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Session 12 of “Liberation of the Demon Slayer”

I have no idea who could have asked if the Seduction proficiency helped with tying people up.

The Mixed GM

Here is the full party:

Niblog the Untrustworhty = Assassin PC
Exardell = Mystic PC
Duffles the Unfortunate = Mage PC
Joan = Fighter NPC
Glevina = Elven Ranger NPC
Sherry = NPC Cleric
Broon the Smart Hobgoblin = Hobogoblin NPC who carries a torch / manages finances

Hans = Fighter PC (player is unable to join for a while, so he is sitting at the tavern and visiting the horribly wounded former adventurers)

Session Report
We have a new party member! Duffles the Unfortunate, a mage with a funny hat. It only took 45 seconds to get them up to speed (We kill stuff, take the gold from the dead, we have a powerful magic sword that we did not return to the town like we promised, and we killed the concubine of a powerful demon). The player was a little shocked, but went along with the party anyway.

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This is my writing calendar as of today.

Had some ups and downs, learned some more about my own process and how I can get out of my own way. I am still on track for the year, one quarter into it. (With a caveat, that I will discuss below.)

Current Stats:

* indicates stories written this year

Stories accepted: 

  • “Mystery Train” (6,300 words, Weird Western)*
  • “My Foe Outstretched” (3,800 words, Science Fiction)
  • “Fragile” (4,600 words, Science Fiction)
  • “She That Was So Proud And Wild” (4,700 words, Dracoheim Universe Fantasy)
  • “What Lola Wants” (3,200 words, Crime Noir) *

Stories Out On Submissions: 

  • “Conessa’s Sword” (4,500 words, pre-Industrial Fantasy)
  • “In The Darkest Hour Of The Night” (3,500 words, Weird Horror)
  • “In The Driving Lane” (5,300 words, SF Horror, originally published in Sins Of The Future)
  • “Replevin” (1,000 words, Memoir)
  • “Serpent Walk” (6,200 words, Science Fiction) *
  • “In The City Of Dreadful Joy” (4,700 words, Dracoheim Universe Fantasy) *
  • “The Irregular” (3,700 words, SF Military)  *
  • “Watchman, Mark The Tide” (3,700 words, Weird Tale)*

Stories Complete and Available:

  • “Everyone Knows This Is The End Of The Line” (1,200 words, Dystopian SF–rejected once)
  • “Heartbeat City Homicide” (5,400 words, SF Noir)*
  • “The Hopeful Bodies Of The Young” (4,200 words, Dracoheim Universe Fantasy)*
  • “The Island Of Forbidden Dances” (7,900 words, Dystopian SF)*
  • “All The Kisses In The World” (9,000 words, Dracoheim Universe Fantasy)*
  • “Milk, Bread & Eggs” (4,500 words, Humorous SF)*
  • “The Lord Of Slow Candles” (3,700 words, Modern Fantasy)*

Incomplete Stories: 

  • “The House Of Spectral Discipline” (10,000 words, Horror/Erotica)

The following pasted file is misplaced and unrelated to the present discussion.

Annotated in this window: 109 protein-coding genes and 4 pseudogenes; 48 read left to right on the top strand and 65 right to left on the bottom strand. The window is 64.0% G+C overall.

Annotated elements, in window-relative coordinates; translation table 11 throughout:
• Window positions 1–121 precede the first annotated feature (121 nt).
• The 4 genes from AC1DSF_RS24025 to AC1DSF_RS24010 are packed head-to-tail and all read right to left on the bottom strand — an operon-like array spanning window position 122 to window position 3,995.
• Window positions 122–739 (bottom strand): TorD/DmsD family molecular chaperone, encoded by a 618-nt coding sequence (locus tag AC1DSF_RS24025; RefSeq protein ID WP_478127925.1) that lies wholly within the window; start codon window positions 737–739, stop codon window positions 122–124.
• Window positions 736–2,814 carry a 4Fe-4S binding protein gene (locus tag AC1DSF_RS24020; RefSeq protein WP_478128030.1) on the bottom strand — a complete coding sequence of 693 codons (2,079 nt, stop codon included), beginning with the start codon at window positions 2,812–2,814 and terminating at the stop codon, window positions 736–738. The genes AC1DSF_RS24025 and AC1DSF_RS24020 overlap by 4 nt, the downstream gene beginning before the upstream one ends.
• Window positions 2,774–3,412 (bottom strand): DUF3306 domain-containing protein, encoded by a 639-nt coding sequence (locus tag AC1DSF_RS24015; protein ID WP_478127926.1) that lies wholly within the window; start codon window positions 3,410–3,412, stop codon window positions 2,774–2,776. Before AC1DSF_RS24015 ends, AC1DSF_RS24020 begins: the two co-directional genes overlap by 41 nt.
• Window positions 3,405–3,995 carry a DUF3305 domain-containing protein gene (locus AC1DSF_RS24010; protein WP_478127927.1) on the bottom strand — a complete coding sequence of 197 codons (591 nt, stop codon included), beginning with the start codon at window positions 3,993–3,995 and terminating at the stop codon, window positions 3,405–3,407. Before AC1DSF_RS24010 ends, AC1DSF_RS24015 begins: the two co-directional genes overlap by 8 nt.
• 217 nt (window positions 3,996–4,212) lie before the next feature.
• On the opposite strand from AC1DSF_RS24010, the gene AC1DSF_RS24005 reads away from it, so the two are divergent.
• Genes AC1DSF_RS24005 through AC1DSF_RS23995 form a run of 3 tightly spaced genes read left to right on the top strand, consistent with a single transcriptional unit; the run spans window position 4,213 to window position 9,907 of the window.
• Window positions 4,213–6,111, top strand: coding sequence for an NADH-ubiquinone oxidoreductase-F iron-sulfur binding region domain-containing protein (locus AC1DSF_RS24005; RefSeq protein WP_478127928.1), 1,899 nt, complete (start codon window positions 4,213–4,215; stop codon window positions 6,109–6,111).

• “The Mad Fishmonger” (4,400 words, Kaiju Romance)
  • “A Dreadful Feast” (6,600 words, Zombie)*
  • “A Murder In Plague Town” (2,000 words, Medical SF)*

That comes to 71,100 words written so far this year. If I can keep this pace up the rest of the year I’ll break the quarter-million mark–280,000 words, or longer than the entire Book Of Lost Doors series.

Can I keep up this pace all year? I honestly don’t know. Some days I can’t stand to look at my computer. But sitting and cranking out words seems to have become a habit. I am actually–for the first time in my life–running into a problem figuring out what my next story is going to be. I’ve always had more ideas than I had time that I was willing to devote to writing them, but now that I’ve gone Pulp Speed my output is beginning to outstrip my inspiration.

There are worse problems to have, I’m sure.

You’ll notice that I have included incomplete stories in my count. I’ve started a seperate folder for Unfinished, by which I mean stories that I haven’t finished yet–I am confident that I can pick up these at a later date. After all, many of the stories listed above were completed after a hiatus during which I worked on other things.



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Session 11 of “Liberation of the Demon Slayer”

I’m here to exercise questionable judgement and chew bubble gum, and bubble gum ain’t on the equipment list.

Seriously, folks, this game is awesome.

The Mixed GM

Here is the full party:

Niblog the Untrustworhty = Assassin PC
Exardell = Mystic PC
Joan = Fighter NPC
Glevina = Elven Ranger NPC
Sherry = NPC Cleric
Broon the Smart Hobgoblin = Hobogoblin NPC who carries a torch / manages finances

Hans = Fighter PC (player is unable to join for a while, so he is sitting at the tavern and visiting the horribly wounded former adventurers)

Session Report
Picking up from the end of the last session, the party speaks to the wounded prisoner that they rescued from the mutated, demonic gnolls on level 4. He says that he worships the great K’tulu and a rival K’utulian cult lurks on level 5. The party lets this priest of a dark and evil deity go in peace.

They head down the stairs to level 5, passing the dark elf enclave in peace.*

On level 5, they once again meet…

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Leaving the town in the keeping of the man who is sweeping up the ghosts of Saturday night

This is in reply, more or less, to posts made by some writers I know. First Alexander Hellene talks about the Mythic in fiction,  then Xavier Lastra discusses magic use as a plot element in genre fiction, and then Rawle Nyanzi examines the trend of demythologizing in anime.

One of the common points in these essays is the idea that over-explaining the Fantastic robs it of its Magic–“Magic” used in the narrative sense of an element that inspires wonder in the reader.

In fact, in much modern fantasy small “m” magic is almost entirely divorced from capital “M” Magic. It is treated as another branch of technology, even when the trappings of it are deliberately mystical in nature.

And while I agree with this as far as it goes, I think that it may not go quite far enough. It is not comprehension of a phenomenon that demythologizes it, it is a shallow comprehension of the phenomenon.